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Early Settlement (1655-1795)

In the 17th century, the southernmost point of Africa where the Atlantic and Indian oceans meet became a desirable half-way haven for the Dutch East India Company which was trading with India. By order of that company in 1652, Jan van Riebeeck arrived with a few other Dutch settlers at the Cape of Good Hope to establish this half-way station so that fresh vegetables and fruits could be provided to prevent scurvy among the Company’s sailors. Emigrants from Holland were then encouraged to settle and colonize, but they were soon joined by settlers from other countries, as the following list shows:

1657-1675: 49 settlers, comprising 34 Dutch, 7 German, 3 Swedes and others.
1675-1700: 152 settlers, comprising 57 Dutch, 38 German, 51 French [Huguenots) and others
1700-1725: 261 settlers, comprising 122 Dutch, 102 German, 22 French and others
1725-1750: 273 settlers, comprising 78 Dutch, 180 German, Scandinavians, and others
1750-1775: 399 settlers, comprising 88 Dutch, 267 German, Scandinavians, and others
1775-1795: 392 settlers, comprising 115 Dutch, 212 German, Scandinavians, and others

Even with this melting pot of nationalities, Dutch prevailed as the language of the Cape of Good Hope; it was tempered by the French (with their double negative) and others into the more simplified speech (no irregular verbs) that became refined into Afrikaans. Not only was this agrarian society bound by this more localized speech, but also by religion; with strong Protestant roots, they fellowshipped together under the banner of the Dutch Reformed Church.

The British Arrival (1795-1820)

From 1795 onwards there were a few British residents at the Cape, many of whom were military personnel, but it was not until 1814 that Britain eventually gained formal possession of the Cape. Factors that prompted a substantial emigration of British settlers to South Africa 1819-1820, the most serious of which was the economic crisis in Britain following the Napoleonic wars which made emigration with promise of land and opportunity very attractive. Another was to settle the disputed eastern frontier of the Cape of Good Hope with a farming community to discourage the Xhosa tribe from crossing the colonial boundary. The British government also wanted to increase the English-speaking population of a recently acquired colony that was predominantly Dutch in its language and customs. :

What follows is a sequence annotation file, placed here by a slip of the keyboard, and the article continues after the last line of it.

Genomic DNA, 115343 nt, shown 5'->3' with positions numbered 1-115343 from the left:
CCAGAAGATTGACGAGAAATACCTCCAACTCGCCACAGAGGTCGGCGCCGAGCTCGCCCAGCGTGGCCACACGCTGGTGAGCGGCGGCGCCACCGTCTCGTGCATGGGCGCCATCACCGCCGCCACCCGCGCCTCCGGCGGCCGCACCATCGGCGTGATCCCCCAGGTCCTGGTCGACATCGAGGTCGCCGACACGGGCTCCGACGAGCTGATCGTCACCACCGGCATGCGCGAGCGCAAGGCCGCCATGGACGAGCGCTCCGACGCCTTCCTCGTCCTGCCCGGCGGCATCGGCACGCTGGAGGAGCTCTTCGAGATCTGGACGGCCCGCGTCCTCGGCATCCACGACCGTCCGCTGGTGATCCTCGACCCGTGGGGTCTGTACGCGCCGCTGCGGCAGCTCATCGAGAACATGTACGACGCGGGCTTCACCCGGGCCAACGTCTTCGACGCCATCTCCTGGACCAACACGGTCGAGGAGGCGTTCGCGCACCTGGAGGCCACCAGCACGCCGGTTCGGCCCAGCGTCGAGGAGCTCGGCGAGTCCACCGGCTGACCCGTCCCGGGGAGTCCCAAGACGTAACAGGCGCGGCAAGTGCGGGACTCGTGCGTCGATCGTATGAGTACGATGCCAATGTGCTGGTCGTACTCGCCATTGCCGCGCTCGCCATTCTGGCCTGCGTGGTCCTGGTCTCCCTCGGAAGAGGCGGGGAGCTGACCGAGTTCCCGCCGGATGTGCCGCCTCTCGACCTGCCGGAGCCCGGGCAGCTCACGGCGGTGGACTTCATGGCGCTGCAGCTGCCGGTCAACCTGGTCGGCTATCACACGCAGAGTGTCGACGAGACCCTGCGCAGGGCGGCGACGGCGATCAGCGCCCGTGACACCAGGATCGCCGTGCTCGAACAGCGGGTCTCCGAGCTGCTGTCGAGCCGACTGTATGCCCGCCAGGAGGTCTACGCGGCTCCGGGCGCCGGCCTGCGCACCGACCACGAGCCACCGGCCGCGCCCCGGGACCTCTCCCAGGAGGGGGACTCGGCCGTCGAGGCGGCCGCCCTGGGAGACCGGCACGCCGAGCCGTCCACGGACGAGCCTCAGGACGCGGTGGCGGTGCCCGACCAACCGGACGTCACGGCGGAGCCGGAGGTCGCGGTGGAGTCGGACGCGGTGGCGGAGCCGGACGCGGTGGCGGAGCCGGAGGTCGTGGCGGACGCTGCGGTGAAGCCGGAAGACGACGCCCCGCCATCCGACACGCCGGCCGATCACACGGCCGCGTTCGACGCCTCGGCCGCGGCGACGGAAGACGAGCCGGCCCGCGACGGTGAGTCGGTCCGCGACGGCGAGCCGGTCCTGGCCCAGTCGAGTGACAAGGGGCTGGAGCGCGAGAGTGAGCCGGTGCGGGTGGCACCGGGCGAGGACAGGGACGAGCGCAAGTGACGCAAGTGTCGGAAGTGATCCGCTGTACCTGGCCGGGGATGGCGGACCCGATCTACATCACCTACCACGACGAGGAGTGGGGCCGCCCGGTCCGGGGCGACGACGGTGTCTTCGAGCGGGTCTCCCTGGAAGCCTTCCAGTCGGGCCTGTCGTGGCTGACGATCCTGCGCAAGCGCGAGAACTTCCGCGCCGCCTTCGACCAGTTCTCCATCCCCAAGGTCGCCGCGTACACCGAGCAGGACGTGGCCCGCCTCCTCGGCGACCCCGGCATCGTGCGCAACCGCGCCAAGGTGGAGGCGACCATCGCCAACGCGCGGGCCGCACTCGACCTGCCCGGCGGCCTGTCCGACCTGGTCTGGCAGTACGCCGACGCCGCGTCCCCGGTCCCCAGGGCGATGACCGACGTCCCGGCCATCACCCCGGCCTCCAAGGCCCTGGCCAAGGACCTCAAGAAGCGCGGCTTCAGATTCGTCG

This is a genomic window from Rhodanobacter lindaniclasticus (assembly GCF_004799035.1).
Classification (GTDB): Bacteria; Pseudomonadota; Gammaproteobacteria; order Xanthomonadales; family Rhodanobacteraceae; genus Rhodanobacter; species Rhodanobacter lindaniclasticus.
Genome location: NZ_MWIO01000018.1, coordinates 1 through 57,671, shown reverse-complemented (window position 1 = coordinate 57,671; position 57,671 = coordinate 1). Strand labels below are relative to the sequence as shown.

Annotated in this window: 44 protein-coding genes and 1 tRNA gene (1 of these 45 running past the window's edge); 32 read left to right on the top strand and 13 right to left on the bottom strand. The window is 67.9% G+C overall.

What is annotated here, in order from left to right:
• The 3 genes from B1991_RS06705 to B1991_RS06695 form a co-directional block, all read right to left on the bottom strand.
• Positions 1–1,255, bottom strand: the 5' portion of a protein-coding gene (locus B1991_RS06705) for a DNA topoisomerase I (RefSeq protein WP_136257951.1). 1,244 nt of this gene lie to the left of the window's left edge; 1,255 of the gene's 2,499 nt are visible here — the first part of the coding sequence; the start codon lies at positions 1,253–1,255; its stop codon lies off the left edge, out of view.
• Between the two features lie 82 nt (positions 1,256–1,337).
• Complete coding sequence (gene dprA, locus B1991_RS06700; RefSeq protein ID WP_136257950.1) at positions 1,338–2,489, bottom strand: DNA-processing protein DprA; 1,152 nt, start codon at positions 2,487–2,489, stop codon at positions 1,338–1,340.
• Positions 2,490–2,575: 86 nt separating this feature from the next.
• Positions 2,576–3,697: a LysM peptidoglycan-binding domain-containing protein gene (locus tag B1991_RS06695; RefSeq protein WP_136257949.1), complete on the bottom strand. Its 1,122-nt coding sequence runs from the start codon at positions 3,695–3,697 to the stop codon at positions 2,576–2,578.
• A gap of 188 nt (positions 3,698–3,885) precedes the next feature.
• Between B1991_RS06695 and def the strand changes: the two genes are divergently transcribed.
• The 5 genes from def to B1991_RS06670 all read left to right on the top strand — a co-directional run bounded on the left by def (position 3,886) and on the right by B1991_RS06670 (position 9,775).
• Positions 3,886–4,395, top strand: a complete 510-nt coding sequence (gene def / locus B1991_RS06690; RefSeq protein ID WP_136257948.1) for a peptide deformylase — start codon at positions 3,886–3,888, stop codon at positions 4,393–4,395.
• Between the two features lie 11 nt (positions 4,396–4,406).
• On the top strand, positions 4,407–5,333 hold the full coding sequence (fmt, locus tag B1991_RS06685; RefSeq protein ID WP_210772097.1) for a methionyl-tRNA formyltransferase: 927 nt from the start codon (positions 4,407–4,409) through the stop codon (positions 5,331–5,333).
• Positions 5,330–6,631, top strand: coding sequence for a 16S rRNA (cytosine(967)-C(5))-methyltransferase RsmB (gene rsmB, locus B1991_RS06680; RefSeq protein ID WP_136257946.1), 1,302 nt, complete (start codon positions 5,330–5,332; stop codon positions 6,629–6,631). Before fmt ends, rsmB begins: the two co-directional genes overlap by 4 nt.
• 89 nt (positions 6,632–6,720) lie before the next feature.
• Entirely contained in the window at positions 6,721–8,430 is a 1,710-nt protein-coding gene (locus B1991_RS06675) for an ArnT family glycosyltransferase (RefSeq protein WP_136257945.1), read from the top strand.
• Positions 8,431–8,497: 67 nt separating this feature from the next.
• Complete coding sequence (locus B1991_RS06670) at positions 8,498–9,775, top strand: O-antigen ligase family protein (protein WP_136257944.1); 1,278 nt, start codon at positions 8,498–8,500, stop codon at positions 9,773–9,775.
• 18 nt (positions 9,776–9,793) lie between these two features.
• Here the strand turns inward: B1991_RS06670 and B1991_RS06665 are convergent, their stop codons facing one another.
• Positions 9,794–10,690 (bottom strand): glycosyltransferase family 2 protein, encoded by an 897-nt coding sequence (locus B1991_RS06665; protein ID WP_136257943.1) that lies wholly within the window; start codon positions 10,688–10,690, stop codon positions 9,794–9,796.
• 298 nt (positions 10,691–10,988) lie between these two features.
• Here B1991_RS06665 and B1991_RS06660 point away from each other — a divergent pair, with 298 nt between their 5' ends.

The Great Trek (1835-1843)

Hostility between British and Dutch settlers (known as Boers or Afrikaners) led to the Great Trek (1835-43), a migration of Boers from the Cape who founded Natal, Orange Free State, and Transvaal. Britain seized Natal (1843) but the other two territories became Boer republics. After the Anglo-Boer Wards (1880-81, 1899-1902) the British and former Boer territories were combined as the Union of South Africa (1910). Then in 1961 South Africa became an independent republic and withdrew from the British Commonwealth.


 

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  • This page was last modified on 11 March 2014, at 18:41.
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